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Jim Ford’s Typographic Journey «

Jim Ford’s Typographic Journey


Allan Haley in Learning on August 6, 2014

Jim Ford describes designing a large typeface family as “a mountainous commitment.” “You don’t scale a mountain just to turn around and go back,” he says. “There’s a triumph to be had; whether it’s in the challenge overcoming a fear, a discovery or a reward, or just a beautiful scenic overlook. In any case, that triumph is the anticipation that drives you through the project, and you know about it before you start climbing.” And Ford has taken this journey several times.

Originally studying advertising at Columbia College Chicago, Ford switched to graphic design to concentrate on typography and color. “I’ve always been fascinated with history and the developments in art and typography, so becoming a type designer was like joining that rich heritage,” he adds. Ford also credits his typography teacher, George Thompson, and Monotype type director, Steve Matteson, as an important mentors. “Mr. Thompson is a great educator and a prolific type designer that gave me a terrific introduction to the typographic arts,” explains Ford, “and Steve took me under his wing and helped me find my footing in the art and craft of typeface design. I am indebted to both.”

Monotype Quire Sans

Even a decade as a type designer, with many commercial and custom typefaces to his credit, Ford says he’s still in love with type design. “Having learned the “ins and outs of the ‘black art’ while at Ascender,” he says, “and now working as part of the Monotype Studio, each new project is welcome challenge.”

His most recent typeface design, Quire Sans, was born from Ford’s personal endeavor to create a universal sans “You could say it’s a thesis of sorts,” he says. “The goal was to create a modular typeface.” He explains. “It was a simple alphabet, really just a simple line ¬– but with “historic” alternate characters for the more distinctive letterforms like a, e, and g, to emulate the various type design genres. By switching in these characters, the whole look of the alphabet could be changed.” Ford used the most “universal” old style forms from his experimental design as the foundation for the Quire Sans typeface.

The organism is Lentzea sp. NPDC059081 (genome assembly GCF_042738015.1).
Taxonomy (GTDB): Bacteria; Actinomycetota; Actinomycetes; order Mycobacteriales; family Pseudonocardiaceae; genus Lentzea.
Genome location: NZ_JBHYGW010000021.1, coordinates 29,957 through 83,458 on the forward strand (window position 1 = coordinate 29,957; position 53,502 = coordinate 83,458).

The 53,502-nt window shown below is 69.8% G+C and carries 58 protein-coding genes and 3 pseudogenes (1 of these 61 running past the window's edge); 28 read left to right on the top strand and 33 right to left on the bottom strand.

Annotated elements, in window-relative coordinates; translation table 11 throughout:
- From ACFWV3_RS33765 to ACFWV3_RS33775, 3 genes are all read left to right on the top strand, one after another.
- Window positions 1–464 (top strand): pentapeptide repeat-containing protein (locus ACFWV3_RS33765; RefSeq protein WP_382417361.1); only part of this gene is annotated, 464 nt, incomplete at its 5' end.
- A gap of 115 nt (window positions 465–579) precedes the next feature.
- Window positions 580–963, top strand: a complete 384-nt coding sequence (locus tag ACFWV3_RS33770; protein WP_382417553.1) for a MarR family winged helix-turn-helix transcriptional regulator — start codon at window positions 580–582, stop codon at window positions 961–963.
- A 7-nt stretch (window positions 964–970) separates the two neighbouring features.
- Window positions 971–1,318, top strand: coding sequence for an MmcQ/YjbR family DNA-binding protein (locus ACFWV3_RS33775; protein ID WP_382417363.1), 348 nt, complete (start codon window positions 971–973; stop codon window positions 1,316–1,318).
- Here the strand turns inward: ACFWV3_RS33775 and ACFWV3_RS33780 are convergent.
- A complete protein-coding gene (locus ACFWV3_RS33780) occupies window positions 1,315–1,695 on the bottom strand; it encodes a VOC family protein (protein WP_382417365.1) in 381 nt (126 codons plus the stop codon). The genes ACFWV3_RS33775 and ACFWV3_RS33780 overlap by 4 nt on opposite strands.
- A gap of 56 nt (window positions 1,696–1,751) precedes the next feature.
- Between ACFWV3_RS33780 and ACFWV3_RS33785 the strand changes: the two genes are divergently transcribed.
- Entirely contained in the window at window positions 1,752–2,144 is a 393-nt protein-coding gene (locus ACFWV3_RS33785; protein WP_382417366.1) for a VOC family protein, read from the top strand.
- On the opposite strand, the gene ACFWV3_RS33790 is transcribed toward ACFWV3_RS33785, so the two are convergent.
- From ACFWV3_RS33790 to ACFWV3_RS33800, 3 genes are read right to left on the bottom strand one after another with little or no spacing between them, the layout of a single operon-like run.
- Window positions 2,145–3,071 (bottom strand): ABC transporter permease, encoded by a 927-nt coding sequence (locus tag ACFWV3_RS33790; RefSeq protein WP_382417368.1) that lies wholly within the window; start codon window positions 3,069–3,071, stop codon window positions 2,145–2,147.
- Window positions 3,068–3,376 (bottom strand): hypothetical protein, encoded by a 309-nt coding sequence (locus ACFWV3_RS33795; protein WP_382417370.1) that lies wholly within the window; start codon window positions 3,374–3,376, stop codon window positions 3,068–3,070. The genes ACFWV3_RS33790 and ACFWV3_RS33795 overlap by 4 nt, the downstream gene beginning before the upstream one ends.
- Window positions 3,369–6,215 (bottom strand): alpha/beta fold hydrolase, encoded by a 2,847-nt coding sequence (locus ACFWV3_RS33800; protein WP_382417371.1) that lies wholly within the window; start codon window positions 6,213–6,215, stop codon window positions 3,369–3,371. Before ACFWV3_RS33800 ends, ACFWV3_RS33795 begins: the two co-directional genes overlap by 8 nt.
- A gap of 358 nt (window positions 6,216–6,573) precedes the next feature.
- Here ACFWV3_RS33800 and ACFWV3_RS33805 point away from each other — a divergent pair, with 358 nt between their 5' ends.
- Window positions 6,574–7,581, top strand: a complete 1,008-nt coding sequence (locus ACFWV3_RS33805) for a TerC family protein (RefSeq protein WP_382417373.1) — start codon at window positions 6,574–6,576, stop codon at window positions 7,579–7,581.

He describes the new typeface as “almost a flat design exercise,” explaining, “Quire Sans pays homage to the more decorated book faces — however very subtly. It draws on the motion of old style typefaces, but does not have calligraphic stress, serifs and other peculiarities, while retaining the underlying form and proportion.” Ford has also injected his “personal signature and character” into every letter. “It is not unlike what Eric Gill did with Gill Sans,” he says. “Or what Adrian Frutiger did with Frutiger, only there are more technologies and end uses to consider.”

Quire Sans translates exceptionally well from hardcopy environments to digital screens and user experience design. It retains its personality and legibility at both large and small sizes, and its extensive range of weights gives the family extraordinary versatility.

Monotype Quire Sans

The Quire Sans family is comprised of 20 typefaces – 10 weights from thin to fat – each with an italic complement. The designs are available as either desktop or Web fonts from the Web Fonts Service. In addition, the Quire Sans family is available as both Web fonts and desktop fonts through Professional and Master subscription plans.

Click here to learn more about – and to license – the Quire Sans family.

Allan Haley
Allan Haley is Director of Words & Letters at Monotype Imaging. Here he is responsible for strategic planning and creative implementation of just about everything related to typeface designs.